Inventories Rise Again
The latest report from the Energy Information Administration showed that in the week ending June 19th, US crude stores rose by a further 1.4 million barrels.
This was above the rise in inventories recorded last week. It also surpassed the expected 1.2 million barrel reading the market was looking for. Once again, this reflects a lack of demand for fuel products, despite lockdown measures easing in the US.
The total products supplied number is used as a proxy to gauge overall demand. This number was down over the last four weeks by an average of 8 million barrels per day. This is 17% lower than the same period last year.
Second Wave Creating Headwinds
Crude oil prices have been back under this pressure this week. This comes as a result of a trickier risk environment, as equities retreat on rising fears of a second wave of COVID-19.
Fears of a fresh outbreak have taken the shine off the recovery underway across the globe as lockdown measures ease. Unfortunately, many countries are reporting fresh increases in the number of new infections.
Parts of the US has been reporting their highest numbers of the pandemic so far. This led to Apple announcing that it will temporarily close 11 US sites in response.
Elsewhere, China has placed Beijing back under lockdown. The city has reintroduced travel restrictions as, it too, deals with a fresh surge in infection numbers.
Meanwhile, in the UK, as the government prepares to ease lockdown measures further on July 4th, health authorities have warned of the risks of an increase in the virus.
Traders have been shying away from riskier assets this week including oil prices which have seen heavier selling following decent buying on Monday.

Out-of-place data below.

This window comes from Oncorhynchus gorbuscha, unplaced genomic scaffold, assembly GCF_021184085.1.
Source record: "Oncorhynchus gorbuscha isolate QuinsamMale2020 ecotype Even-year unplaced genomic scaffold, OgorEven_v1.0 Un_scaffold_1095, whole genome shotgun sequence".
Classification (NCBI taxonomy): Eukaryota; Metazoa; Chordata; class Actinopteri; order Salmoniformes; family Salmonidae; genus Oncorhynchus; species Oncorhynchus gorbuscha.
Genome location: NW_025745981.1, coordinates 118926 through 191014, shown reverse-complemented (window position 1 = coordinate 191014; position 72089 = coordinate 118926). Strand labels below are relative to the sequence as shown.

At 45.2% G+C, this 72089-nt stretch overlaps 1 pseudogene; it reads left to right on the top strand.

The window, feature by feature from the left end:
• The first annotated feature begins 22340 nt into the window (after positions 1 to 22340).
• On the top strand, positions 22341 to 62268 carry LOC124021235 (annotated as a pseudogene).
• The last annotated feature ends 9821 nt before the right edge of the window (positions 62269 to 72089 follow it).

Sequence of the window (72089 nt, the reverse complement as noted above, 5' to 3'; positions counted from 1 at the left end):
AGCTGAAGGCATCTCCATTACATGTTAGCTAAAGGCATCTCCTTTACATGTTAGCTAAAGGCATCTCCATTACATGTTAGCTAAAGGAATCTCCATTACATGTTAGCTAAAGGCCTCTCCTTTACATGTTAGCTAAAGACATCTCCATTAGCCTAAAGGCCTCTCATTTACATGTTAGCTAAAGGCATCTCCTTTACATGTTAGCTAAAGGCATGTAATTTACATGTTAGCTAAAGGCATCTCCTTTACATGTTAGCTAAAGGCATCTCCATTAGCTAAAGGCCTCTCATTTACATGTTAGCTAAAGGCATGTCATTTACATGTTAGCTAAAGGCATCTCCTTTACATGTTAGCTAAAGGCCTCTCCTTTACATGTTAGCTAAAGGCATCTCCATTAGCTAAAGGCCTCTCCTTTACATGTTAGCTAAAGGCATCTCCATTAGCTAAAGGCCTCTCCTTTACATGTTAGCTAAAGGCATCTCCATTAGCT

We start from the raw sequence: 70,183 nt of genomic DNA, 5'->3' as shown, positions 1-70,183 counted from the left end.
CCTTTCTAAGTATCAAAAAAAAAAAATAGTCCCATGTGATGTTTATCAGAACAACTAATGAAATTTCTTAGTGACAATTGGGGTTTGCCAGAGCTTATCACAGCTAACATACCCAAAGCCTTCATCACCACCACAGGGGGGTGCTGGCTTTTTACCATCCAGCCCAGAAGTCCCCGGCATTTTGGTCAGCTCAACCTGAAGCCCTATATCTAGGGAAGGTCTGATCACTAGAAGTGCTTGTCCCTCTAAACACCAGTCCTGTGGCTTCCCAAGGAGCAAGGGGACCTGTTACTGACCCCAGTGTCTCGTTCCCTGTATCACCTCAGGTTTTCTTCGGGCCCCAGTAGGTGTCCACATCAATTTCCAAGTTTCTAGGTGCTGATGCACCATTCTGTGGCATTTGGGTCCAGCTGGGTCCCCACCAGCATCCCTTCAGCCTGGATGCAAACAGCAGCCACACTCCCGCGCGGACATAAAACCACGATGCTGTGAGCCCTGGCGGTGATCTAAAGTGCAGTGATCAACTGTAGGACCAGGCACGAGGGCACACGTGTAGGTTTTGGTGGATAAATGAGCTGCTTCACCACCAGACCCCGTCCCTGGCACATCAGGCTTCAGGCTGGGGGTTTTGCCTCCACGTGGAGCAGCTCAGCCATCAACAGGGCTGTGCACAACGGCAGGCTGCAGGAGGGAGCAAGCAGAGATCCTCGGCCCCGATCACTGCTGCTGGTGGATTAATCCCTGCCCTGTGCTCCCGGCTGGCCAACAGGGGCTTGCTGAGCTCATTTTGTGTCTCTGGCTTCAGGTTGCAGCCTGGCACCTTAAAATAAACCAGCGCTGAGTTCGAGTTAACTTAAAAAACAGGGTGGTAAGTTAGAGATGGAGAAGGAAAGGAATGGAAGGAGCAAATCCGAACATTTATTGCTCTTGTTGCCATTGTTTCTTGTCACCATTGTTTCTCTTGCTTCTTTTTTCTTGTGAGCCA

The risks of a return to lockdown measures in the event of a second wave raise obvious risks for crude oil. The commodity saw demand decimated over the first half of the year as a result of the virus.
Bullish Forecasts From Citigroup
The outlook is not totally bleak, however. Analysts at Citigroup see crude prices recovering to north of $60 over the next 18 months.
This would be fuelled by the heavy supply cuts in effect from OPEC+, along with the reduction in shale oil output as producers reduce activity amidst the price crash.
Crude Still Capped by 61.8%
Crude oil price made a fresh attempt at breaking above the 61.8% retracement of the decline from 2020 highs this week. However, the level continues to hold as resistance.
With bearish divergence showing on the RSI, the risk of a correction back lower is increasing. While price remains supported at the 33.17 level, however, focus remains on a further push higher and an eventual break of the 42.43 level.